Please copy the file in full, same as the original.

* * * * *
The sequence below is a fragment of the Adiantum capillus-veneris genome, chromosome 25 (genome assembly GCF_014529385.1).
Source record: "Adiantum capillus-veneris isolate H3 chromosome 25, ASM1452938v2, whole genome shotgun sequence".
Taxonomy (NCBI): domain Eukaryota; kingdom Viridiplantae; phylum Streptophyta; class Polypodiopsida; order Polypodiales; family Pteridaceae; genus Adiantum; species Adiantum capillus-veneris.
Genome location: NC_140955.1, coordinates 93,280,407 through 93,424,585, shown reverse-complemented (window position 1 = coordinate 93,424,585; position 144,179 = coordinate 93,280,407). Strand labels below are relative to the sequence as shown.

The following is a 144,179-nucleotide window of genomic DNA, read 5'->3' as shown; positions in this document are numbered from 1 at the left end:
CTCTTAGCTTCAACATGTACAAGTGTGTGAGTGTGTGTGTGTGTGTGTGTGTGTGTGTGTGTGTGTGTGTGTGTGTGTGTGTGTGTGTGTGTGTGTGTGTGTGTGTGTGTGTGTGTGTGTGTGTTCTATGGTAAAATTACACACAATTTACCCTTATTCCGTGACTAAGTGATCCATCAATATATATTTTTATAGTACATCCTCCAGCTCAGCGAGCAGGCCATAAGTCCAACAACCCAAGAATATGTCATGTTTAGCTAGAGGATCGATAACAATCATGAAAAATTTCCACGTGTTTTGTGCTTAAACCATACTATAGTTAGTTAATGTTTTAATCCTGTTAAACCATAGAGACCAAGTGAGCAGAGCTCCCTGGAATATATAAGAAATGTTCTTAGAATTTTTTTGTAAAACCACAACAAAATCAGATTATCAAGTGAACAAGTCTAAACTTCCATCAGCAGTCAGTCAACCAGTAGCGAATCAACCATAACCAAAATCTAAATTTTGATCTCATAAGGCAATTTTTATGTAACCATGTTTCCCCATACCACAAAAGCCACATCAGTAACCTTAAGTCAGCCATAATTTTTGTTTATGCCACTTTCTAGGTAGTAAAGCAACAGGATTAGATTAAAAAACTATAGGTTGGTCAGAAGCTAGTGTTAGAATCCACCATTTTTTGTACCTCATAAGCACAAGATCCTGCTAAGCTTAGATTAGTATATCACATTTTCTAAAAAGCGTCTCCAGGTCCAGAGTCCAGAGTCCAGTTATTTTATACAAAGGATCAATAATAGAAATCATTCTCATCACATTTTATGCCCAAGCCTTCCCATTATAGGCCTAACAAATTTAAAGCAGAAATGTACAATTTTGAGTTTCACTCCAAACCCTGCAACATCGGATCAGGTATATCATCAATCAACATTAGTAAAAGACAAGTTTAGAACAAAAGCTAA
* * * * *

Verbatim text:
The sequence below is a fragment of the Adiantum capillus-veneris genome, chromosome 25 (genome assembly GCF_014529385.1).
Source record: "Adiantum capillus-veneris isolate H3 chromosome 25, ASM1452938v2, whole genome shotgun sequence".
Taxonomy (NCBI): domain Eukaryota; kingdom Viridiplantae; phylum Streptophyta; class Polypodiopsida; order Polypodiales; family Pteridaceae; genus Adiantum; species Adiantum capillus-veneris.
Genome location: NC_140955.1, coordinates 93,280,407 through 93,424,585, shown reverse-complemented (window position 1 = coordinate 93,424,585; position 144,179 = coordinate 93,280,407). Strand labels below are relative to the sequence as shown.

The following is a 144,179-nucleotide window of genomic DNA, read 5'->3' as shown; positions in this document are numbered from 1 at the left end:
CTCTTAGCTTCAACATGTACAAGTGTGTGAGTGTGTGTGTGTGTGTGTGTGTGTGTGTGTGTGTGTGTGTGTGTGTGTGTGTGTGTGTGTGTGTGTGTGTGTGTGTGTGTGTGTGTGTGTGTGTTCTATGGTAAAATTACACACAATTTACCCTTATTCCGTGACTAAGTGATCCATCAATATATATTTTTATAGTACATCCTCCAGCTCAGCGAGCAGGCCATAAGTCCAACAACCCAAGAATATGTCATGTTTAGCTAGAGGATCGATAACAATCATGAAAAATTTCCACGTGTTTTGTGCTTAAACCATACTATAGTTAGTTAATGTTTTAATCCTGTTAAACCATAGAGACCAAGTGAGCAGAGCTCCCTGGAATATATAAGAAATGTTCTTAGAATTTTTTTGTAAAACCACAACAAAATCAGATTATCAAGTGAACAAGTCTAAACTTCCATCAGCAGTCAGTCAACCAGTAGCGAATCAACCATAACCAAAATCTAAATTTTGATCTCATAAGGCAATTTTTATGTAACCATGTTTCCCCATACCACAAAAGCCACATCAGTAACCTTAAGTCAGCCATAATTTTTGTTTATGCCACTTTCTAGGTAGTAAAGCAACAGGATTAGATTAAAAAACTATAGGTTGGTCAGAAGCTAGTGTTAGAATCCACCATTTTTTGTACCTCATAAGCACAAGATCCTGCTAAGCTTAGATTAGTATATCACATTTTCTAAAAAGCGTCTCCAGGTCCAGAGTCCAGAGTCCAGTTATTTTATACAAAGGATCAATAATAGAAATCATTCTCATCACATTTTATGCCCAAGCCTTCCCATTATAGGCCTAACAAATTTAAAGCAGAAATGTACAATTTTGAGTTTCACTCCAAACCCTGCAACATCGGATCAGGTATATCATCAATCAACATTAGTAAAAGACAAGTTTAGAACAAAAGCTAA